In resolving the summary judgment motion, the court examines the pleadings, depositions, answers to interrogatories, and admissions on file, together with the affidavits, if any. Fed. R. Civ. P. 56(c). The evidence of the opposing party is to be believed. See Anderson, 477 U.S. at 255. All reasonable inferences that may be drawn from the facts placed before the court must be drawn in favor of the opposing party. See Matsushita, 475 U.S. at 587. Nevertheless, inferences are not drawn out of the air, and it is the opposing party's obligation to produce a factual predicate from which the inference may be drawn. See Richards v. Nielsen Freight Lines, 602 F. Supp. 1224, 1244-45 (E.D. Cal. 1985), aff'd, 810 F.2d 898, 902 (9th Cir. 1987). Finally, to demonstrate a genuine issue, the opposing party "must do more than simply show that there is some metaphysical doubt as to the material facts . . . . Where the record taken as a whole could not lead a rational trier of fact to find for the nonmoving party, there is no 'genuine issue for trial.'" Matsushita, 475 U.S. at 587 (citation omitted).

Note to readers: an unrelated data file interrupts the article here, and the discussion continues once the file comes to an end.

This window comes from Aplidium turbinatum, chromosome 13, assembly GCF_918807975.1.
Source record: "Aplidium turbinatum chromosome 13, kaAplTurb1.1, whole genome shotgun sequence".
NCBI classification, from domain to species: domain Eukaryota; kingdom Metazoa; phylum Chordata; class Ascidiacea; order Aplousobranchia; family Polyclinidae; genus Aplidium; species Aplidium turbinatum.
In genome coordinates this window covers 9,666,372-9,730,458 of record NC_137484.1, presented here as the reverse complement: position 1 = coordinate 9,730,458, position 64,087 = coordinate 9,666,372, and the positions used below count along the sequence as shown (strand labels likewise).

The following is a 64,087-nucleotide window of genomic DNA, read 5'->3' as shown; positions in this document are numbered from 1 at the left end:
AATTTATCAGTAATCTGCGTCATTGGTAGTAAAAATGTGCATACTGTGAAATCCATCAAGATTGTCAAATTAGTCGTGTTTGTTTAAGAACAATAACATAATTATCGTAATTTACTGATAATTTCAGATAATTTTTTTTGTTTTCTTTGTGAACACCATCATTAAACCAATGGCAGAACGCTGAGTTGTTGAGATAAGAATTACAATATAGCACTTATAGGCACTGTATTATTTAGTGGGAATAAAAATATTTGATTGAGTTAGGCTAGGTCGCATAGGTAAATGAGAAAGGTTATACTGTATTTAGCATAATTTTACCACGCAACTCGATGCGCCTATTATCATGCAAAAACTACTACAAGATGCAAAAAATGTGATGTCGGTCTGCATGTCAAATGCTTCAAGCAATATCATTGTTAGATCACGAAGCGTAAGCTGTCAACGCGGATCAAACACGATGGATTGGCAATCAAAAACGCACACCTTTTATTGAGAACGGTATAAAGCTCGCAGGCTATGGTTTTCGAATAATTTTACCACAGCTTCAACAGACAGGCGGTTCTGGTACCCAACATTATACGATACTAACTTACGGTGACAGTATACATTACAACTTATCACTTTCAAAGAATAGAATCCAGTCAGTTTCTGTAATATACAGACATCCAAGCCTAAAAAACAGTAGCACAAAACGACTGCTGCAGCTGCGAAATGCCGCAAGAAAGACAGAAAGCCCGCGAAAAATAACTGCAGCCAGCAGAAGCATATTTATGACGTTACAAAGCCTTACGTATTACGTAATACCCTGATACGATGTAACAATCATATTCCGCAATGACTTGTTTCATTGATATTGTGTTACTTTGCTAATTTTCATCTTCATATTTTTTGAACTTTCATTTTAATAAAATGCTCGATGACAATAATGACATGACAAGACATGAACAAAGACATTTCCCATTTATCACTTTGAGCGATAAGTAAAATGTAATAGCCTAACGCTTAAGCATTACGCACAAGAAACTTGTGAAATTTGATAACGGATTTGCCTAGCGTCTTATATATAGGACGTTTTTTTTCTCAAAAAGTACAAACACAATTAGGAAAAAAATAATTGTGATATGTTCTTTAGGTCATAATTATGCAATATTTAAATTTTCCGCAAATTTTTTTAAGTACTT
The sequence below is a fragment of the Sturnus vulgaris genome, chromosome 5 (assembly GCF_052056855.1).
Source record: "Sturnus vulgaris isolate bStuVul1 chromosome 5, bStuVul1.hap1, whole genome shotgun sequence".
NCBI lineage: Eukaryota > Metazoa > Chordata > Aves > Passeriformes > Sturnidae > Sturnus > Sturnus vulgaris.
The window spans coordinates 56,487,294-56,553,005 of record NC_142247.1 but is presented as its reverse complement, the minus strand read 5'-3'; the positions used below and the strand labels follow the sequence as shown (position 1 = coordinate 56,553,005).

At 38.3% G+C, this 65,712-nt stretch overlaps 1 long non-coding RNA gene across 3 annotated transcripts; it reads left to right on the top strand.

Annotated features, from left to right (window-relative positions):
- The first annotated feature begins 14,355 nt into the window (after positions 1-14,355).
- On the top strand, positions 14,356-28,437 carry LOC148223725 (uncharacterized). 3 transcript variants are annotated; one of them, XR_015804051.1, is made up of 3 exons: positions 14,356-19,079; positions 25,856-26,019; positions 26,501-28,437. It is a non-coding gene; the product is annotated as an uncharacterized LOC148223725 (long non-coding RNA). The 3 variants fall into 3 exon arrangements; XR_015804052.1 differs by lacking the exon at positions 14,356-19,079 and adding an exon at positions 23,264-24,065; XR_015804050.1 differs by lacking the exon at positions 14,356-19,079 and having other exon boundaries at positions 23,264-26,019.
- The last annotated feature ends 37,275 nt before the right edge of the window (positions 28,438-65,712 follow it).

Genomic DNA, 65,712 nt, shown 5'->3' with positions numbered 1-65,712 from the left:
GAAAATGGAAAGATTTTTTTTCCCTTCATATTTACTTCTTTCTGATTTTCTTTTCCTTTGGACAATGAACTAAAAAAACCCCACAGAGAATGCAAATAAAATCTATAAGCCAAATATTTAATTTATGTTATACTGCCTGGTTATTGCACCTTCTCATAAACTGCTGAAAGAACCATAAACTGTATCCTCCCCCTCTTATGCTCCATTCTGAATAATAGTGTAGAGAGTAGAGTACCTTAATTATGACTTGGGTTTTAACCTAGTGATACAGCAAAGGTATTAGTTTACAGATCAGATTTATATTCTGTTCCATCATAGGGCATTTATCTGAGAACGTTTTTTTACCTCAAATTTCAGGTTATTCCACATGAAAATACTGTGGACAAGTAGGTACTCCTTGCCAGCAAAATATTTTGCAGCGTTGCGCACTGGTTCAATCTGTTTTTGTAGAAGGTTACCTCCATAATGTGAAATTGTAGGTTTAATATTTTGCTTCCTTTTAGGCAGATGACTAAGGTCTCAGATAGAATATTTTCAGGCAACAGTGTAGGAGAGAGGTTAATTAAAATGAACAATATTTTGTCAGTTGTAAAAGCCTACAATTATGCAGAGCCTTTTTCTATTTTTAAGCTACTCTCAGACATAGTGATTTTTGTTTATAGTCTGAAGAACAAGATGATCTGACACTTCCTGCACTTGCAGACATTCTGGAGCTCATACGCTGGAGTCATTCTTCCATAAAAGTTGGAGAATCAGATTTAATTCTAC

When parties file cross-motions for summary judgment, as the parties have done here, each motion "must be considered on its own merits." Fair Housing Council of Riverside County, Inc. v. Riverside Two, 249 F.3d 1132, 1136 (9th Cir. 2001). To review each cross-motion separately, the court must review the evidence submitted in support of each cross-motion. Riverside Two, 249 F.3d at 1136. And, although the parties may each assert that there are no uncontested issues of material fact, the court has a responsibility to determine whether disputed issues of material fact are present. Id.